As readers will no doubt be aware, in April 2012 Transport for London decided not to allow an advertisement placed by Anglican Mainstream on behalf of the Core Issues Trust to appear on the outside of its buses. The proposed wording was “NOT GAY! EX-GAY, POST-GAY AND PROUD. GET OVER IT!”. It was intended as a response to an advertisement by Stonewall which had earlier appeared on the outside of TfL’s buses: “SOME PEOPLE ARE GAY. GET OVER IT!”.
In Core Issues Trust v Transport for London  EWHC 651 (Admin), on which we posted at the time, the Trust submitted that TfL had abused its statutory powers for an improper purpose, alleging that the real reason for TfL’s ban was that the Mayor of London, Boris Johnson, disagreed with the views expressed in the advertisement and thought it could be a liability in his bid for re-election as Mayor. Lang J concluded that the Trust’s case had been arguable. However, she dismissed the claim for judicial review even though she agreed that Article 10(1) ECHR (freedom of expression) was engaged because the interference had been prescribed by law and fulfilled a legitimate aim under Article 10(2): as a public body subject to the equality duty, TfL was under a positive obligation to protect the rights of gays. However, she gave Core Issues Trust leave to appeal, on grounds that the free expression point merited consideration by the Court of Appeal.
By the time the case got to the Court of Appeal, however, further information had come to light: see R (Core Issues Trust) v Transport for London & Anor  EWCA Civ 34. In the Administrative Court Lang J had been prepared to accept on the facts before her that the decision not to run the advertisement had been made by Mr Everitt (Managing Director of Marketing and Communications at TfL):
“She accepted that he was ‘influenced’ by Mr Johnson. But the decision was his. TfL’s interests in implementing its Policy and avoiding causing offence to a section of the public and avoiding criticism and controversy coincided with those of Mr Johnson, who also wished to avoid causing offence and criticism which might damage his election campaign” (para 36).
The difficulty is that there is now in evidence an e-mail which unequivocally states that the Mayor instructed TfL to pull the advertisement. On the face of it, this is inconsistent with Mr Everitt’s insistence that the decision was his and his alone. Mr Everitt has not provided an explanation for this. All he is able to say in relation to this e-mail is that he did not see it until May 2013 and that it has not caused him to change his evidence that he made the decision” (para 37).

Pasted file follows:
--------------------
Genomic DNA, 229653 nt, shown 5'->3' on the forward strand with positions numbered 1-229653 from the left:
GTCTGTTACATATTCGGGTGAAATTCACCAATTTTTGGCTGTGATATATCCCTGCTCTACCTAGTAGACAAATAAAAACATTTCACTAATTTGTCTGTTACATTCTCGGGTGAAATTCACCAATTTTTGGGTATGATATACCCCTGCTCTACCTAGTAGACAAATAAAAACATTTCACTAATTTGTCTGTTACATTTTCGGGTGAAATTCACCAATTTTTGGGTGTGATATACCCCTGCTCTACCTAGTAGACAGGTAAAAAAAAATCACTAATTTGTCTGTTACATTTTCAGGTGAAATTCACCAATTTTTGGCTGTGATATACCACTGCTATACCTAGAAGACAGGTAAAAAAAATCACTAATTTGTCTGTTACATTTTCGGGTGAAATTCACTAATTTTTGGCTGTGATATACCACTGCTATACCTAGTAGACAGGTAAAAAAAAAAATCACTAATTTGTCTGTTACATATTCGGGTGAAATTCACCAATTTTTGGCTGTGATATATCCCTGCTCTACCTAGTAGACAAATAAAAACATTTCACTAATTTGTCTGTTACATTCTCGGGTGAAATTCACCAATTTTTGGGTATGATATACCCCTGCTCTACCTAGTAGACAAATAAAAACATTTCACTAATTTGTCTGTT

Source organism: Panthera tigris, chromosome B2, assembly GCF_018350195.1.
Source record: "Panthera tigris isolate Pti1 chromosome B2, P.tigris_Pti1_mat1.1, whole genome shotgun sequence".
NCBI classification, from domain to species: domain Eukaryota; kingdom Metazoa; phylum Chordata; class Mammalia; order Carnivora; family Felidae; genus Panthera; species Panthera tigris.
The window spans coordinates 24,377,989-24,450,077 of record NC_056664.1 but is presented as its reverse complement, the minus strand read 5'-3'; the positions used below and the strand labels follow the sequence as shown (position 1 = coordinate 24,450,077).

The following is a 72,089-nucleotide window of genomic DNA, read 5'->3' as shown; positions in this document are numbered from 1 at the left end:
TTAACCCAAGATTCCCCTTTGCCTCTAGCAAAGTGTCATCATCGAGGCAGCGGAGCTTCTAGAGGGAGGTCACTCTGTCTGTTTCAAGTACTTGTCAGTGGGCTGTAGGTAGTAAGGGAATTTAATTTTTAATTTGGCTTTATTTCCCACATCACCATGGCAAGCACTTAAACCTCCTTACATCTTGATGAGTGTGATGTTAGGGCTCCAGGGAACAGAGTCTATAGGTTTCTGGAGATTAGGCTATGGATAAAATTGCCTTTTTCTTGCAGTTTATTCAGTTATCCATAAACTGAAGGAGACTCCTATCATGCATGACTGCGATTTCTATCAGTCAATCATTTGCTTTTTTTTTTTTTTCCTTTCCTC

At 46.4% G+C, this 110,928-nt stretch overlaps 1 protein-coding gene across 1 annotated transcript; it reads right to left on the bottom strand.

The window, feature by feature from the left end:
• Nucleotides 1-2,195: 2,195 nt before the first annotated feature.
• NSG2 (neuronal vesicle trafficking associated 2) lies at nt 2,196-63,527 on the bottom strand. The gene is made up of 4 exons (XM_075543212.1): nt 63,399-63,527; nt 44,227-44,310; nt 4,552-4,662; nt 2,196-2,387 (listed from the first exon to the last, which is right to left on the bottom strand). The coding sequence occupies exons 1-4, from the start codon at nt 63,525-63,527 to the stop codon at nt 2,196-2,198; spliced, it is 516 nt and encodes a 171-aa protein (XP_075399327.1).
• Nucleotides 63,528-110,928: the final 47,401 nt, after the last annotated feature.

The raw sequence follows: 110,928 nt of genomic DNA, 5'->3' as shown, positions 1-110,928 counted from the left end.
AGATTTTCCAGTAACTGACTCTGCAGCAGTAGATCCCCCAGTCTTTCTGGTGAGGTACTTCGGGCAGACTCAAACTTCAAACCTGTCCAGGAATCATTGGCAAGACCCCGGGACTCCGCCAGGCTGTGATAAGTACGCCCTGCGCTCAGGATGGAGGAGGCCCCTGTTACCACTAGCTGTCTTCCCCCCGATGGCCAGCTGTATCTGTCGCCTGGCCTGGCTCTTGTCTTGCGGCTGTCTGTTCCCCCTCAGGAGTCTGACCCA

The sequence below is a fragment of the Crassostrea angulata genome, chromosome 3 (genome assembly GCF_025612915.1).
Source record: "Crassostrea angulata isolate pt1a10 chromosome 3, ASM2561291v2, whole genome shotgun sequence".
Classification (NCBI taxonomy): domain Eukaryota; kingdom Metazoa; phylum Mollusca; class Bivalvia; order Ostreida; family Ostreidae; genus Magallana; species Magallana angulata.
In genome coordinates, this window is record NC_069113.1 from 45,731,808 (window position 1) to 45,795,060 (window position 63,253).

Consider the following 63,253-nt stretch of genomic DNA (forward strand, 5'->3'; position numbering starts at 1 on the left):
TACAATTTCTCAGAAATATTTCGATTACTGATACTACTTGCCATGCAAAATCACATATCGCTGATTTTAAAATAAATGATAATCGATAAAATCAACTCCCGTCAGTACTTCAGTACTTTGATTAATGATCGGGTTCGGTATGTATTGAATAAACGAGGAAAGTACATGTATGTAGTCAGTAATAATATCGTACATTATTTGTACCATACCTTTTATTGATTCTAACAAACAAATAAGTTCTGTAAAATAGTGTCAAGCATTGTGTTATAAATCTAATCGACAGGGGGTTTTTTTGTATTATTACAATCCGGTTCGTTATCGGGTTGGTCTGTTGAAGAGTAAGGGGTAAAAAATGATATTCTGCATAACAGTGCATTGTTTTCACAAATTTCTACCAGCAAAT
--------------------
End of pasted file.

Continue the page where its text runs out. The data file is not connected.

Lord Dyson MR (with whom Briggs and Christopher Clarke LJJ concurred) pointed out that a claimant who established the unlawfulness of an administrative act was entitled to a remedial order and that where a decision was shown to be unlawful, the court should be wary of refusing relief on the grounds that the decision-making body would have reached the same decision had it acted lawfully (para 44). So on the question of how to proceed, he approached the matter on the basis that:
“(i) the decision may have been made for the improper purpose of advancing the Mayor’s re-election campaign; (ii) the judge was right to hold on the evidence before her that the disallowing of the advertisement did not infringe the Trust’s Convention rights and (iii) it is inevitable that, if TfL were required to reconsider the question, it would not reach a different conclusion from that reached on 12 April 2012″ (para 45).
On the issue of the Mayor’s involvement, he concluded that it was in the interests of justice that a further enquiry be conducted by the court as to whether or not the decision had been instructed by the Mayor and whether or not it had been made for an improper purpose. The Mayor (on behalf of the GLA) should be added back as a defendant and the case remitted to the judge for her to make the necessary order and give appropriate directions (para 48). He rejected the Article 10 point and, further, rejected an appeal to Article 9 on the grounds that, on the facts, it added nothing to Article 10.
So back to the drawing-board…
You say “with whom Briggs and Christopher Clarke LJJ concurred”. With respect this appears not be 100%. Briggs LJ appeared to differ on the Article 10(2) point of ‘Necessary and proportionate to achieve these aims’. See -